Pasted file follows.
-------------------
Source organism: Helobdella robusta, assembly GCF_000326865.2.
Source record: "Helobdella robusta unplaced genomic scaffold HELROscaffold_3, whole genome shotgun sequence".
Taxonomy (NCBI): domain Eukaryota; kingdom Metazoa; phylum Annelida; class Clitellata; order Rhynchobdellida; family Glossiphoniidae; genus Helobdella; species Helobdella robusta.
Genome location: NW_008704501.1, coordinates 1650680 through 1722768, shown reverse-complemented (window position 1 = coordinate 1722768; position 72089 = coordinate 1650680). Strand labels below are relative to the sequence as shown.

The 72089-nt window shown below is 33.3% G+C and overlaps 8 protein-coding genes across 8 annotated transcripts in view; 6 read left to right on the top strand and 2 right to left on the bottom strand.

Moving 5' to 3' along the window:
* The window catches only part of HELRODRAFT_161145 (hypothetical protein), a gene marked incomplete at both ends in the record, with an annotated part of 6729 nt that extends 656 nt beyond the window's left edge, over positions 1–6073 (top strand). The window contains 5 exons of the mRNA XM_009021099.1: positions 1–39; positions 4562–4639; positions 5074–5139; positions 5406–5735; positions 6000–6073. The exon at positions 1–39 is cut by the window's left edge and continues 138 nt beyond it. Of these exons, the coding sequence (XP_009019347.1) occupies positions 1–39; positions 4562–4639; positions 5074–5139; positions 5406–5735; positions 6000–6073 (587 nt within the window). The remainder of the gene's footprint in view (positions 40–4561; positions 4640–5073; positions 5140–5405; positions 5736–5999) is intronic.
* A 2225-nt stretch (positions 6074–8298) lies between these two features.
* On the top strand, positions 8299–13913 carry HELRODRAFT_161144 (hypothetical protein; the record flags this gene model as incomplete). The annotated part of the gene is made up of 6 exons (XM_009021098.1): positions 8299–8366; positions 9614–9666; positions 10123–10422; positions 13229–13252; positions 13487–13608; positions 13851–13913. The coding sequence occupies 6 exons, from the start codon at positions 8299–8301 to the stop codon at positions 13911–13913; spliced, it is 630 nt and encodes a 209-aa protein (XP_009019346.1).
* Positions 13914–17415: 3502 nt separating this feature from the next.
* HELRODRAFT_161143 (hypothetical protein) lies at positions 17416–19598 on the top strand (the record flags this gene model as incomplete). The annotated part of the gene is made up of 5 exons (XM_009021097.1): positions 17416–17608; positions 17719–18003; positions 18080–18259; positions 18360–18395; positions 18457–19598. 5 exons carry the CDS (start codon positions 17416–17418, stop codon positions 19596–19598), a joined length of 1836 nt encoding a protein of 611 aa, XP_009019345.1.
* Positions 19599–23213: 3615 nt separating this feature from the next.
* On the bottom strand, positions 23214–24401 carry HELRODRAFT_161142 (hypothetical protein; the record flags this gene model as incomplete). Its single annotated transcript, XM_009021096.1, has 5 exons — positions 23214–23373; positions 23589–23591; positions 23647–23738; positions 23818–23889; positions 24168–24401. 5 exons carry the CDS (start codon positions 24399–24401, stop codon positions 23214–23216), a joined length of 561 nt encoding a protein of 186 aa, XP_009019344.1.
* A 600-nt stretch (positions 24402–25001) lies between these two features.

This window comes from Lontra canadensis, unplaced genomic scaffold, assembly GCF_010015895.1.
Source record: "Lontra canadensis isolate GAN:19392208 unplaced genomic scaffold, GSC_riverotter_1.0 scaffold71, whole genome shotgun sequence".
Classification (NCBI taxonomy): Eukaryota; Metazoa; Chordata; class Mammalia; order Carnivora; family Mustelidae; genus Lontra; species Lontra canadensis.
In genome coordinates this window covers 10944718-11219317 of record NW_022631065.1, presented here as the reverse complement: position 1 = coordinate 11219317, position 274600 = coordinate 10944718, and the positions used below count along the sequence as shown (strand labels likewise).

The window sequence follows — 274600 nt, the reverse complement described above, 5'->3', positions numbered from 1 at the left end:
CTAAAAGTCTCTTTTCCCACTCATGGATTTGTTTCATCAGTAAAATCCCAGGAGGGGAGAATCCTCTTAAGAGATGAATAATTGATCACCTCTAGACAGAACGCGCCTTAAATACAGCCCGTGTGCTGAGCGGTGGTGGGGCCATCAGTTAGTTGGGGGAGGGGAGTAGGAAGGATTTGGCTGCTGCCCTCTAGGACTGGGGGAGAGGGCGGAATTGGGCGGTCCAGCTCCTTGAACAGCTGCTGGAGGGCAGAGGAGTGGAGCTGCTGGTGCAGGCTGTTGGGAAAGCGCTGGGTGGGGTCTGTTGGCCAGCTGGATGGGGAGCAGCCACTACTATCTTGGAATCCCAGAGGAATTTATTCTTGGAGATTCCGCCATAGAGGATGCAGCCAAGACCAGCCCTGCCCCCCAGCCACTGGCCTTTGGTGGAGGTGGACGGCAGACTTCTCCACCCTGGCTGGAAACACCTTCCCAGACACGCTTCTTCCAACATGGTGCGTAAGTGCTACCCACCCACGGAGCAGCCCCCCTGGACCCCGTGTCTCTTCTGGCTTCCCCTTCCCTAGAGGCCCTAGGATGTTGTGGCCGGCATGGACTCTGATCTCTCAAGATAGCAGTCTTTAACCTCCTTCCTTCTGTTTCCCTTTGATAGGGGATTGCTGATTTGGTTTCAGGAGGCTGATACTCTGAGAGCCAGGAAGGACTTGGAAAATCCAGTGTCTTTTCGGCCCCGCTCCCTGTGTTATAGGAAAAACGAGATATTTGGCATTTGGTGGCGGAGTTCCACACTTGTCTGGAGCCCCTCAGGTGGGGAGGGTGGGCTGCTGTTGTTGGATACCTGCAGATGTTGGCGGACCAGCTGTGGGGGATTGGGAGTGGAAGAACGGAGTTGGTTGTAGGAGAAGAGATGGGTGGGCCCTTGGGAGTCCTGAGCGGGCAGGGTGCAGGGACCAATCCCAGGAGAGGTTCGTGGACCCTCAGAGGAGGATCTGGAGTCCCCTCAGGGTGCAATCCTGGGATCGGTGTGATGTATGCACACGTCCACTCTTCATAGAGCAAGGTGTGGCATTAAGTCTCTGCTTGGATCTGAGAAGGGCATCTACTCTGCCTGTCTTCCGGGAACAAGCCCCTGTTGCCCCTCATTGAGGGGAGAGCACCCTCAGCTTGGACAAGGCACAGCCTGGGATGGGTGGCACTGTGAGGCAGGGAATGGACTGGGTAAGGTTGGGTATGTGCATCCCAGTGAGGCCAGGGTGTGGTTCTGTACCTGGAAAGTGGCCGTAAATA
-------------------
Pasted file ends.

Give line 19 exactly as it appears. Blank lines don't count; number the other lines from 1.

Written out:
The window sequence follows — 274600 nt, the reverse complement described above, 5'->3', positions numbered from 1 at the left end: